Wednesday, February 13, 2013

New Issue of Law and History Review

The first issue of Volume 31 of the Law & History Review is now out. Cambridge Journals is providing free access (until February 28, 2013) to the following three articles:
Alfred L. Brophy, "Introducing Applied Legal History"

Kristin A. Collins, "'Petitions Without Number': Widows' Petitions and the Early Nineteenth-Century Origins of Public Marriage-Based Entitlements"

Kimberley A. Reilly, "Wronged in Her Dearest Rights: Plaintiff Wives and the Transformation of Marital Consortium, 1870–1920"
Also in this issue:
Roman J. Hoyos, "The People's Privilege: The Franking Privilege, Constituent Correspondence, and Political Representation in Mid-Nineteenth Century America"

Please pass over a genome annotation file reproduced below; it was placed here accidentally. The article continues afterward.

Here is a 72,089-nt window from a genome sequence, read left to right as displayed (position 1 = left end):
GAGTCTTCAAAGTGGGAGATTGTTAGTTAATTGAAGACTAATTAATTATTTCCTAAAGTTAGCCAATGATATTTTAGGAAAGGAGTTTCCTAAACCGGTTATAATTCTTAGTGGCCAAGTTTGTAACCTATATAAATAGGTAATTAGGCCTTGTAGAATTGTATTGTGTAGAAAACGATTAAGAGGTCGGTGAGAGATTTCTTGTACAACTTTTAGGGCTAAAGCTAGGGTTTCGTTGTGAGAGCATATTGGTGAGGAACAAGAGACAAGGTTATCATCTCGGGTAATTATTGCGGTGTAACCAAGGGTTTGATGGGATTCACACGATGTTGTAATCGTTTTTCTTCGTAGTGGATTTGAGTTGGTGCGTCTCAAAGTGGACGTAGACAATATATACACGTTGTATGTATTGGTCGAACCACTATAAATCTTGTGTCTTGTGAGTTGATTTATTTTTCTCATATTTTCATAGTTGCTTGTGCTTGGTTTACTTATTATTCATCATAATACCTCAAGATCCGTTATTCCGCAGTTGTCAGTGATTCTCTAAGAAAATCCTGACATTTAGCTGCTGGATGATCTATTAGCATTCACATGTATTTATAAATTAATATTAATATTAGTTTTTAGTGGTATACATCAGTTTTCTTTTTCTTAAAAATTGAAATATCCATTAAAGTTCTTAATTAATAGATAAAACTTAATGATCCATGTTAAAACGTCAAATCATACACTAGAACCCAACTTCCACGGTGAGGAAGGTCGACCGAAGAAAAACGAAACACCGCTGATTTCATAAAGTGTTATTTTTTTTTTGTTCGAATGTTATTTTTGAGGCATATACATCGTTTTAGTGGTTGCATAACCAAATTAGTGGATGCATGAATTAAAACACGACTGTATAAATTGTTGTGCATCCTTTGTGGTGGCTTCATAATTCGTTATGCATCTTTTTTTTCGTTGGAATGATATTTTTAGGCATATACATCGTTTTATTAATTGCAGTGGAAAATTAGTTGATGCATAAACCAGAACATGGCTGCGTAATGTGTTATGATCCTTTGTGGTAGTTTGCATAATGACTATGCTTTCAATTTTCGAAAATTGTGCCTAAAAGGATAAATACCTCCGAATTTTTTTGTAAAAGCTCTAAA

Jeffery A. Jenkins and Justin Peck, "Building Toward Major Policy Change: Congressional Action on Civil Rights, 1941–1950"

Robert Tennyson, "From Unanimity to Proportionality: Assent Standards and the Parliamentary Enclosure Movement"

James Oldham and Su Jin Kim, "Arbitration in America: The Early History"

The issue also includes four book reviews, which we'll try to feature soon.

1 comment:

  1. I eagerly downloaded and read Prof. Brophy's article, as I recalled a post at this Blog on his project last year. With Googling, that post was on 7/11/12 and I provided a comment with some questions. Prof. Brophy's article answered most of my questions and more. He even addressed possible downsides. I look forward to his anticipated follow-up articles.

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